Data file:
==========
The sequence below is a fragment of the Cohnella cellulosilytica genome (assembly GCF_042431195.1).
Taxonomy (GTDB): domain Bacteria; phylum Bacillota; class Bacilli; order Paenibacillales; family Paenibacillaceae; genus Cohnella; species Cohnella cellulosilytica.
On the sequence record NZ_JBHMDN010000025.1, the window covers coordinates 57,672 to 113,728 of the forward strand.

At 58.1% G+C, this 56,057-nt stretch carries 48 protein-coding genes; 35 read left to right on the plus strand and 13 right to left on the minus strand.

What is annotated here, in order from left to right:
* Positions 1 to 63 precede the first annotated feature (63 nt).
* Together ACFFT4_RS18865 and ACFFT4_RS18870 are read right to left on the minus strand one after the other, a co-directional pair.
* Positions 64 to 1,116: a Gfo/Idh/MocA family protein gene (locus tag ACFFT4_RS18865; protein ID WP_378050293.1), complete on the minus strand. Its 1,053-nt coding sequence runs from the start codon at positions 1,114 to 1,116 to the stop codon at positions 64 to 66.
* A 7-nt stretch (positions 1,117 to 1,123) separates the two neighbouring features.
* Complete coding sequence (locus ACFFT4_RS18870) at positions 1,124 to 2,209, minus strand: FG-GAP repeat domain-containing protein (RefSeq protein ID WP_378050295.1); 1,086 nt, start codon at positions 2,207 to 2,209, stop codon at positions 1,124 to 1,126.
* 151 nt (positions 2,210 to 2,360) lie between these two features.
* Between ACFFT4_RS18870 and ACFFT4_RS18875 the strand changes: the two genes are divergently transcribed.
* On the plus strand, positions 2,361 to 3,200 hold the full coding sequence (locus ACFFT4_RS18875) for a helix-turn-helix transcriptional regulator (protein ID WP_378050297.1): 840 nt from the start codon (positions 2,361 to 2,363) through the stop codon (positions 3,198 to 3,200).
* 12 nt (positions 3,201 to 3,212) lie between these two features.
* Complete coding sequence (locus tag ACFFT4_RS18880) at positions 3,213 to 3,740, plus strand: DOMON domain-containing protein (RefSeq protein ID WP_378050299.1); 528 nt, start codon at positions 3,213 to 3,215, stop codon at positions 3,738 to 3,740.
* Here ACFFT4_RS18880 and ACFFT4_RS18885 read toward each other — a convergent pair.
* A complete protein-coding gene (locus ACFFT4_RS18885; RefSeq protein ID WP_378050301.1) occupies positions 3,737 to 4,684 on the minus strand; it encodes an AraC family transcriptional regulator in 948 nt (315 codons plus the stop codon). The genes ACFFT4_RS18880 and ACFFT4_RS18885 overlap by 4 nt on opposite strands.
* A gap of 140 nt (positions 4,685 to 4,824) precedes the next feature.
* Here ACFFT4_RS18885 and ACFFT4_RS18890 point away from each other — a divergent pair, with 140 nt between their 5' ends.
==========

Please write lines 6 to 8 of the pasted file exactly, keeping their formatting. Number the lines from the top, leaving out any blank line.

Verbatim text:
* Positions 1 to 63 precede the first annotated feature (63 nt).
* Together ACFFT4_RS18865 and ACFFT4_RS18870 are read right to left on the minus strand one after the other, a co-directional pair.
* Positions 64 to 1,116: a Gfo/Idh/MocA family protein gene (locus tag ACFFT4_RS18865; protein ID WP_378050293.1), complete on the minus strand. Its 1,053-nt coding sequence runs from the start codon at positions 1,114 to 1,116 to the stop codon at positions 64 to 66.